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The delay period as an opportunity to think about future intentions: Effects of delay length and delay task difficulty on young adult’s prospective memory performance

Abstract

The current study examined the impact of length and difficulty of the delay task on young adult’s event-based prospective memory (PM). Participants engaged in either a short (2.5 min) or a long (15 min) delay that was filled with either a simple item categorization task or a difficult cognitive task. They also completed a questionnaire on whether they thought about the PM intention during the delay period and how often they thought about it. Results revealed that participants’ PM was better after a difficult delay task compared to an easy delay task. Participants thought about the PM intention more often during the difficult delay task than during the easy delay task. PM performance was positively related to participants’ reports of how many times they thought about their intentions. The important role of delay task difficulty in allowing or preventing individuals from refreshing their future intentions is discussed.

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Acknowledgements

Preparation of the manuscript was partially funded by a Natural Sciences and Engineering Council of Canada Discovery Grant (RGPIN-2015-03774) and Swiss Government Scholarship to CEVM. MK acknowledges funding from the Swiss National Science Foundation (SNSF). The authors wish to thank Chirine Ajram, Joelle Barthassat, Katelyn Brausewetter, Riley Brennan, Malik Djela, Alison O’Connor, and Delphine Paumier for their assistance with data collection.

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Authors

Corresponding author

Correspondence to Caitlin E. V. Mahy.

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Funding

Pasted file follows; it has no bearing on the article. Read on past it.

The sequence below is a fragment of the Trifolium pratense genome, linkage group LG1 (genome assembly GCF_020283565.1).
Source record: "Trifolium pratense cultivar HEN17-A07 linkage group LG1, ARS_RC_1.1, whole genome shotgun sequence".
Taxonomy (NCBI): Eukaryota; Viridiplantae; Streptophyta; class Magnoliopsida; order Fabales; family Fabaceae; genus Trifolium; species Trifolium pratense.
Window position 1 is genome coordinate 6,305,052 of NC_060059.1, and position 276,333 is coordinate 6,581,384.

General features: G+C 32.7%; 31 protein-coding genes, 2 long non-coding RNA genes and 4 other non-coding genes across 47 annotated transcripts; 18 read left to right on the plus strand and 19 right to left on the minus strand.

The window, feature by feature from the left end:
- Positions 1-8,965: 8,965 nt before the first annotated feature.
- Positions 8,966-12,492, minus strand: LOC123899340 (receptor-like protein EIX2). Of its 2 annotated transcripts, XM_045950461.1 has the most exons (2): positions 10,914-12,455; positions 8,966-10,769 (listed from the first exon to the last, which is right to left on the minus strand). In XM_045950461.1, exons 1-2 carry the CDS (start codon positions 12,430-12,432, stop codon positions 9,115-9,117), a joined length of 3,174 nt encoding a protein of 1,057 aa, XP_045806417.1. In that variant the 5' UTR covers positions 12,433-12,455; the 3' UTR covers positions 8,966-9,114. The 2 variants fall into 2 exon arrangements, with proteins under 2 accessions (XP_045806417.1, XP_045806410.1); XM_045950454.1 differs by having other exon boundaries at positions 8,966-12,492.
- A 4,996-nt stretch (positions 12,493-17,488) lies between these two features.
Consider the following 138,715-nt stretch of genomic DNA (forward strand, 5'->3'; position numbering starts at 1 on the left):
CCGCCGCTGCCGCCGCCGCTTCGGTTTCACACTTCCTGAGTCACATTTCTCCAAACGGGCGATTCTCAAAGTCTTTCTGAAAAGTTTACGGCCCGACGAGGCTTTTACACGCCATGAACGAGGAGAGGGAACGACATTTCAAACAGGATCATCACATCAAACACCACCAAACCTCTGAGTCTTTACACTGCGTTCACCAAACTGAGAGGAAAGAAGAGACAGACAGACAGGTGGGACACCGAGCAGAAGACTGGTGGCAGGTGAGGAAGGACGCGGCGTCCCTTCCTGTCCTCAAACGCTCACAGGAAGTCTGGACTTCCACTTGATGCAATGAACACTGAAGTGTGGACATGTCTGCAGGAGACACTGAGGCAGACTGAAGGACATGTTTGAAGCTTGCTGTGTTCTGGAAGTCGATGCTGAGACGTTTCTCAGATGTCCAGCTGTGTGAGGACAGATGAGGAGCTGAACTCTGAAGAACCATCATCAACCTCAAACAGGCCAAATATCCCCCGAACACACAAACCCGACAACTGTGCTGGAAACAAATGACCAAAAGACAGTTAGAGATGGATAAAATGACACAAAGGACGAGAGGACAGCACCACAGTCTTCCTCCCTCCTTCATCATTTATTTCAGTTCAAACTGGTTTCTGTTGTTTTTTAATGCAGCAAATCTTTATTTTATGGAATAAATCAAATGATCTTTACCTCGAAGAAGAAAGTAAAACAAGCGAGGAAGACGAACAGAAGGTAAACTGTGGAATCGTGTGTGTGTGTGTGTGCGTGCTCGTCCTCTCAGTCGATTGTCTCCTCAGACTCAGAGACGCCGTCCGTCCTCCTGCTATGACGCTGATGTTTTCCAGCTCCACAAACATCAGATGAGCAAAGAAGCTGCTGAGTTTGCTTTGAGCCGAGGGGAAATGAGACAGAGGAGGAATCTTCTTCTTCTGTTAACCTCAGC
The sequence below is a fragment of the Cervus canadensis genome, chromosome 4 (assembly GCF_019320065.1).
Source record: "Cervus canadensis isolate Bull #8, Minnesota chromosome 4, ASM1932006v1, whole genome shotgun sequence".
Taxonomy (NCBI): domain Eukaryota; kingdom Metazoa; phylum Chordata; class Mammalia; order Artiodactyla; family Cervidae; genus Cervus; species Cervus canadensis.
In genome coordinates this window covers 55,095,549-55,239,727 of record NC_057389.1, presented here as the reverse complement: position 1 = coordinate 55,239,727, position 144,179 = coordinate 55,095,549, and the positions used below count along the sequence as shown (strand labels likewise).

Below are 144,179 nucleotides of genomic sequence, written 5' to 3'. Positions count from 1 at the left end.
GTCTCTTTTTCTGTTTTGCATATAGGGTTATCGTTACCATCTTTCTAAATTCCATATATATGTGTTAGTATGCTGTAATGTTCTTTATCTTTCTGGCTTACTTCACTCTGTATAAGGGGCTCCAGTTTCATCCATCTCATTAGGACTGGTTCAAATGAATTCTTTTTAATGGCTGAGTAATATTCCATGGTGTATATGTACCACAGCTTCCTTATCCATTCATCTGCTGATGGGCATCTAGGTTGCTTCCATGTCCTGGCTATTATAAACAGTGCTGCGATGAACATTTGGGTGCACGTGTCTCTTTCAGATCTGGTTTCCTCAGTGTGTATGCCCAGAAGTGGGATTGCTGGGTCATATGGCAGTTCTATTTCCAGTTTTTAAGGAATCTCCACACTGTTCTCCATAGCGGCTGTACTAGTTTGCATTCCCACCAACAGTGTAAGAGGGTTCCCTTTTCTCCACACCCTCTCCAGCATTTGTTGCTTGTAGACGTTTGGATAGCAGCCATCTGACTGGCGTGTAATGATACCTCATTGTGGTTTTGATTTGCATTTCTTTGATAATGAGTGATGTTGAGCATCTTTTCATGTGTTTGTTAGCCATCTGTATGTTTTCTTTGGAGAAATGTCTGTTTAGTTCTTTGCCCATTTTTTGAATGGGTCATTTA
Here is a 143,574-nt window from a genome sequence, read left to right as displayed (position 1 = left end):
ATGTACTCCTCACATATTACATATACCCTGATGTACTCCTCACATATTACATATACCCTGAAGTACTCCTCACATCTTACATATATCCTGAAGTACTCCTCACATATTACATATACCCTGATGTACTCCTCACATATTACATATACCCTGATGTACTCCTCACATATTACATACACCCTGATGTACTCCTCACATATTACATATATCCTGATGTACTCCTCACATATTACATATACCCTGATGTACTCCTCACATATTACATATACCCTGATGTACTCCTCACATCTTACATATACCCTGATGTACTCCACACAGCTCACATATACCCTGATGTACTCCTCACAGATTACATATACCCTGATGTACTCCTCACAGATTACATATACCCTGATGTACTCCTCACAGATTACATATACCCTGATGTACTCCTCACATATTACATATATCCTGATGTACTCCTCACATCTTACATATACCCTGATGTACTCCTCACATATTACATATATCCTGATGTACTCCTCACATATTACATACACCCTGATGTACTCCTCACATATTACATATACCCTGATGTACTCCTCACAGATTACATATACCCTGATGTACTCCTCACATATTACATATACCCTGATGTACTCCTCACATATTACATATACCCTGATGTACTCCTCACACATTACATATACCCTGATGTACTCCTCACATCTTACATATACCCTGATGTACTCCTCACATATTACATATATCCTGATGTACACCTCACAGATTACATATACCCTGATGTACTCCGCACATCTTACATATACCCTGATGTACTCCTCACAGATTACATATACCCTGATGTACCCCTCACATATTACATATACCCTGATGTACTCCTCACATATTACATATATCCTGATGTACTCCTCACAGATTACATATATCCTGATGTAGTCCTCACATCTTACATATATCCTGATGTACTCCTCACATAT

This study was funded by the Natural Sciences and Engineering Council of Canada (Grant Number: RGPIN-2015-03774 to Caitlin Mahy).

Conflict of interest

Caitlin Mahy, Katharina Schnitzspahn, Alexandra Hering, Jacqueline Pagobo, and Matthias Kliegel declare that they have no conflict of interest.

Ethical approval

All procedures performed in studies involving human participants were in accordance with the ethical standards of the institutional and/or national research committee and with the 1964 Helsinki declaration and its later amendments or comparable ethical standards.

Informed consent

Informed consent was obtained from all individual participants included in the study.

Appendices

Appendix

Participant Questionnaire

Forced choice responses are indicated in bold.

  1. 1.

    Please describe what you had to do in the lexical decision task. If participant did not describe the lexical decision task rules and the rule of pressing the ‘9’ key when they saw an animal word, the experimenter followed-up with probes: (1) What were you supposed to do in the lexical decision task? (2) Was there something else you had to do in the lexical decision task? (3) What were you supposed to do when you saw an animal word? (Administered verbally by the experimenter).

  2. 2.

    Did you think about pressing the button for an animal word during the problem-solving/ item categorization task? YES / NO.

    • If so, how many times?

  1. 3.

    Was the intention to press a button when you saw an animal word always present in your mind? YES / NO

  2. 4.

    On a scale of 1 (not at all) to 10 (extremely), how tired are you right now?

  3. 5.

    On a scale of 1 (not at all) to 10 (extremely), how interesting was the problem-solving/ item categorization task?

  4. 6.

    On a scale of 1 (not at all) to 10 (extremely), how interesting did you find the lexical decision task?

  5. 7.

    How old are you?

  6. 8.

    What is your birth date?

  7. 9.

    What is your biological sex? MALE / FEMALE

  8. 10.

    What is your academic major?

  9. 11.

    What is your ethnic background? Please check all that apply.

    • White

    • Black or African American

    • Hispanic, Latino, or Spanish

    • Asian

    • Asian Indian

    • Hawaiian Native

    • Pacific Islander

    • Middle Eastern

    • Alaskan Native or American Indian

    Other group (please specify) : __________.

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Mahy, C.E.V., Schnitzspahn, K., Hering, A. et al. The delay period as an opportunity to think about future intentions: Effects of delay length and delay task difficulty on young adult’s prospective memory performance. Psychological Research 82, 607–616 (2018). https://doi.org/10.1007/s00426-017-0841-2

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  • DOI: https://doi.org/10.1007/s00426-017-0841-2